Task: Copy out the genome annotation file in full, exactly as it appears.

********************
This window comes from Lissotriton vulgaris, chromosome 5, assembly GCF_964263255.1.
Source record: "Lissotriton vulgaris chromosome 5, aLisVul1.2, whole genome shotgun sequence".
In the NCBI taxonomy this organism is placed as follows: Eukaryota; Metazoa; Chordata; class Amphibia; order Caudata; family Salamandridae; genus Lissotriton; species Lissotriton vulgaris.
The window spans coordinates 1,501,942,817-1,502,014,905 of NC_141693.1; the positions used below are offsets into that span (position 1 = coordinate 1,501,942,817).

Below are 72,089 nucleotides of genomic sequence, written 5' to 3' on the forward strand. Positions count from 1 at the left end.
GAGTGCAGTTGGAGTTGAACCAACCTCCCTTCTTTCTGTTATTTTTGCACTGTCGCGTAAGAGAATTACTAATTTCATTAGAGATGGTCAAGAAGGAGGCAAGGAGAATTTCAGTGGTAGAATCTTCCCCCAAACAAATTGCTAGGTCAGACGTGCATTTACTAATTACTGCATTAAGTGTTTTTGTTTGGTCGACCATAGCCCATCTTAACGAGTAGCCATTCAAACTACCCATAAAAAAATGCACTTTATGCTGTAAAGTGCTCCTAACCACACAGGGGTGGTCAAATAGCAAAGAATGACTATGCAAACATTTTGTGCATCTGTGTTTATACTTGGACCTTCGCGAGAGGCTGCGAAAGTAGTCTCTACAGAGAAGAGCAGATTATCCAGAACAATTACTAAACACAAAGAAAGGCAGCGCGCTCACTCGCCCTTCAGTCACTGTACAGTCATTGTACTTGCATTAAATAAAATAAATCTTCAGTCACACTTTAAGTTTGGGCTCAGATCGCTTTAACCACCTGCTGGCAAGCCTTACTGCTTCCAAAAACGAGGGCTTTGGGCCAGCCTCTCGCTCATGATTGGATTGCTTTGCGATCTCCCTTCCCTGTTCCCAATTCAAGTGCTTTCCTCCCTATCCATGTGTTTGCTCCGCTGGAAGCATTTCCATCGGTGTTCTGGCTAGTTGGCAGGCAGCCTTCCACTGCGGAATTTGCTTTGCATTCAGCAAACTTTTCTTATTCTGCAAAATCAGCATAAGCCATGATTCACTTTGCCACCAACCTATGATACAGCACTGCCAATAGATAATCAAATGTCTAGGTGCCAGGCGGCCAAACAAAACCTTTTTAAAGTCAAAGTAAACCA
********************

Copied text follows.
This window comes from Lissotriton vulgaris, chromosome 5, assembly GCF_964263255.1.
Source record: "Lissotriton vulgaris chromosome 5, aLisVul1.2, whole genome shotgun sequence".
In the NCBI taxonomy this organism is placed as follows: Eukaryota; Metazoa; Chordata; class Amphibia; order Caudata; family Salamandridae; genus Lissotriton; species Lissotriton vulgaris.
The window spans coordinates 1,501,942,817-1,502,014,905 of NC_141693.1; the positions used below are offsets into that span (position 1 = coordinate 1,501,942,817).

Below are 72,089 nucleotides of genomic sequence, written 5' to 3' on the forward strand. Positions count from 1 at the left end.
GAGTGCAGTTGGAGTTGAACCAACCTCCCTTCTTTCTGTTATTTTTGCACTGTCGCGTAAGAGAATTACTAATTTCATTAGAGATGGTCAAGAAGGAGGCAAGGAGAATTTCAGTGGTAGAATCTTCCCCCAAACAAATTGCTAGGTCAGACGTGCATTTACTAATTACTGCATTAAGTGTTTTTGTTTGGTCGACCATAGCCCATCTTAACGAGTAGCCATTCAAACTACCCATAAAAAAATGCACTTTATGCTGTAAAGTGCTCCTAACCACACAGGGGTGGTCAAATAGCAAAGAATGACTATGCAAACATTTTGTGCATCTGTGTTTATACTTGGACCTTCGCGAGAGGCTGCGAAAGTAGTCTCTACAGAGAAGAGCAGATTATCCAGAACAATTACTAAACACAAAGAAAGGCAGCGCGCTCACTCGCCCTTCAGTCACTGTACAGTCATTGTACTTGCATTAAATAAAATAAATCTTCAGTCACACTTTAAGTTTGGGCTCAGATCGCTTTAACCACCTGCTGGCAAGCCTTACTGCTTCCAAAAACGAGGGCTTTGGGCCAGCCTCTCGCTCATGATTGGATTGCTTTGCGATCTCCCTTCCCTGTTCCCAATTCAAGTGCTTTCCTCCCTATCCATGTGTTTGCTCCGCTGGAAGCATTTCCATCGGTGTTCTGGCTAGTTGGCAGGCAGCCTTCCACTGCGGAATTTGCTTTGCATTCAGCAAACTTTTCTTATTCTGCAAAATCAGCATAAGCCATGATTCACTTTGCCACCAACCTATGATACAGCACTGCCAATAGATAATCAAATGTCTAGGTGCCAGGCGGCCAAACAAAACCTTTTTAAAGTCAAAGTAAACCA